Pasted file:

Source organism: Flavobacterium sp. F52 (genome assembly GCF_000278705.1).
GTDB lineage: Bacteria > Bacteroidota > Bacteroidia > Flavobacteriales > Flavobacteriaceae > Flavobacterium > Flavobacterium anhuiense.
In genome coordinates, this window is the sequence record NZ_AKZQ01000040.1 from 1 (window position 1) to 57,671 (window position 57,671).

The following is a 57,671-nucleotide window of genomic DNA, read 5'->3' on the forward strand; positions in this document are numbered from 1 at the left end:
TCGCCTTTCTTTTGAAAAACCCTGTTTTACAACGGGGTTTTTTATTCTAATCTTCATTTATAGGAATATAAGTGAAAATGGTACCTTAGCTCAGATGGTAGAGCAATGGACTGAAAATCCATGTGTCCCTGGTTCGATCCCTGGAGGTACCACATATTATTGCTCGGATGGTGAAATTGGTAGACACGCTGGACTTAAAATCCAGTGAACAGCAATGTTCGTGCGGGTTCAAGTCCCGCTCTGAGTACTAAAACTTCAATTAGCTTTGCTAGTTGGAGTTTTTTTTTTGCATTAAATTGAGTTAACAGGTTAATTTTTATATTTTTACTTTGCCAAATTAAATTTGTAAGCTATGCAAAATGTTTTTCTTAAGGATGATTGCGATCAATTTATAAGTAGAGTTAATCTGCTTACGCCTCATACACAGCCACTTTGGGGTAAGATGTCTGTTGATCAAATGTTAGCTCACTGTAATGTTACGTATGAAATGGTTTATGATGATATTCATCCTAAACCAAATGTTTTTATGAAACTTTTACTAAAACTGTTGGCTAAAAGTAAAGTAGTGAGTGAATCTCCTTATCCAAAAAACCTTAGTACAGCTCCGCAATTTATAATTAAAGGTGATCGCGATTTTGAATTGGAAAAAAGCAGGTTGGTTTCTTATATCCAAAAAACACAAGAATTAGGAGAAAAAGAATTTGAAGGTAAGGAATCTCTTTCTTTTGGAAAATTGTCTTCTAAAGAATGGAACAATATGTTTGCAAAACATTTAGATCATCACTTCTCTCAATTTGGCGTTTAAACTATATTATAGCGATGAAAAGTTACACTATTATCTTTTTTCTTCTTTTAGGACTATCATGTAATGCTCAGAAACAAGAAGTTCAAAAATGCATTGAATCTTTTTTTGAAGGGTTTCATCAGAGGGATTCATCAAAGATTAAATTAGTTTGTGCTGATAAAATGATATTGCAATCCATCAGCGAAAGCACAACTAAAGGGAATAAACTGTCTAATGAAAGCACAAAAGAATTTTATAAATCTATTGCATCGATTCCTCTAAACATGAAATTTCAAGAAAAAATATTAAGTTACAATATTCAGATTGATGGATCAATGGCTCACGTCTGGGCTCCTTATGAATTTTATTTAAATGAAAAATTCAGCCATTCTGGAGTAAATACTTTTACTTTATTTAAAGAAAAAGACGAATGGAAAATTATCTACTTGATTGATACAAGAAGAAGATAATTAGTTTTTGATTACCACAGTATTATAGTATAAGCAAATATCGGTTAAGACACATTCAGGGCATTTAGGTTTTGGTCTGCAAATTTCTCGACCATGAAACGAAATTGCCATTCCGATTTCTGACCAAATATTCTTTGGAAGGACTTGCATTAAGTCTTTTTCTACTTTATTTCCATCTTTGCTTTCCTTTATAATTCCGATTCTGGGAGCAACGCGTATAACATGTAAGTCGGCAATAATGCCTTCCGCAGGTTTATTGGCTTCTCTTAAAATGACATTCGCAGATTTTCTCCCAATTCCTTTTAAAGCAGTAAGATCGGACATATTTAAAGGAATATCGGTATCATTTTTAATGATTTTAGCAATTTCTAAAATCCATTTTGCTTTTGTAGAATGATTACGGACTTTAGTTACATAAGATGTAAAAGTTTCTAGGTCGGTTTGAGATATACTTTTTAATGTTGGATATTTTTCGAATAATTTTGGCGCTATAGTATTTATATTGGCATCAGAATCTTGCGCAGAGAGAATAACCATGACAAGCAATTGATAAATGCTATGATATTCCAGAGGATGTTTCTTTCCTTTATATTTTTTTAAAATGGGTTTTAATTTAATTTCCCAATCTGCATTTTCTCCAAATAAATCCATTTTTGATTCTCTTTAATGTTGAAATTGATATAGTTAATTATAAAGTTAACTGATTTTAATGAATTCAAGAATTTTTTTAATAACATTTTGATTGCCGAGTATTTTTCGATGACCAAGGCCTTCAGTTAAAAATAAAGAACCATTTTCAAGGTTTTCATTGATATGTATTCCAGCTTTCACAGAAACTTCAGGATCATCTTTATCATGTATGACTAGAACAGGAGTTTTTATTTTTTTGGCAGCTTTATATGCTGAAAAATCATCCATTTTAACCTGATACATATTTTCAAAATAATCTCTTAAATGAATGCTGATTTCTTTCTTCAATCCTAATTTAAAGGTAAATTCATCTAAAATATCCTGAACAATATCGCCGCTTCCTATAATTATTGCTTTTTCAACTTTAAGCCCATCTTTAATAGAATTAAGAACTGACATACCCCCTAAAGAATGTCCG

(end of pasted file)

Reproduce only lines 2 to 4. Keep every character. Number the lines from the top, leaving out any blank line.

GTDB lineage: Bacteria > Bacteroidota > Bacteroidia > Flavobacteriales > Flavobacteriaceae > Flavobacterium > Flavobacterium anhuiense.
In genome coordinates, this window is the sequence record NZ_AKZQ01000040.1 from 1 (window position 1) to 57,671 (window position 57,671).

The following is a 57,671-nucleotide window of genomic DNA, read 5'->3' on the forward strand; positions in this document are numbered from 1 at the left end: